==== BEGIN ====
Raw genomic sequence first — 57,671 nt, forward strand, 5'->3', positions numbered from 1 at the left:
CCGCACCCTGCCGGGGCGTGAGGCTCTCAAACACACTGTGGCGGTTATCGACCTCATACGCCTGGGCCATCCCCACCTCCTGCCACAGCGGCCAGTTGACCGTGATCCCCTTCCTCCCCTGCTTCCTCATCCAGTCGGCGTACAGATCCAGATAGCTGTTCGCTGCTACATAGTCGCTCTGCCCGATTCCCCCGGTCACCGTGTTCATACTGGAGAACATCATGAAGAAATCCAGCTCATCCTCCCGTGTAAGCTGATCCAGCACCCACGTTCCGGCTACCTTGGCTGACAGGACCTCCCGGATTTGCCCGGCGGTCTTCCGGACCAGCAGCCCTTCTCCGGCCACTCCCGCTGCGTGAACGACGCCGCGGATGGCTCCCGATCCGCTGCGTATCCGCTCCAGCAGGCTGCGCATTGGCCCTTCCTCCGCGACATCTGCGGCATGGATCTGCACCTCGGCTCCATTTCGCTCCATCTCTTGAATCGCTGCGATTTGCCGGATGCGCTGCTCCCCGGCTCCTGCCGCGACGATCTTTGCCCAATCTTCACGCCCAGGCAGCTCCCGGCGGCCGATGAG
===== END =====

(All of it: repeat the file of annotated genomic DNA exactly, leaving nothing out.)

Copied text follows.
Raw genomic sequence first — 57,671 nt, forward strand, 5'->3', positions numbered from 1 at the left:
CCGCACCCTGCCGGGGCGTGAGGCTCTCAAACACACTGTGGCGGTTATCGACCTCATACGCCTGGGCCATCCCCACCTCCTGCCACAGCGGCCAGTTGACCGTGATCCCCTTCCTCCCCTGCTTCCTCATCCAGTCGGCGTACAGATCCAGATAGCTGTTCGCTGCTACATAGTCGCTCTGCCCGATTCCCCCGGTCACCGTGTTCATACTGGAGAACATCATGAAGAAATCCAGCTCATCCTCCCGTGTAAGCTGATCCAGCACCCACGTTCCGGCTACCTTGGCTGACAGGACCTCCCGGATTTGCCCGGCGGTCTTCCGGACCAGCAGCCCTTCTCCGGCCACTCCCGCTGCGTGAACGACGCCGCGGATGGCTCCCGATCCGCTGCGTATCCGCTCCAGCAGGCTGCGCATTGGCCCTTCCTCCGCGACATCTGCGGCATGGATCTGCACCTCGGCTCCATTTCGCTCCATCTCTTGAATCGCTGCGATTTGCCGGATGCGCTGCTCCCCGGCTCCTGCCGCGACGATCTTTGCCCAATCTTCACGCCCAGGCAGCTCCCGGCGGCCGATGAG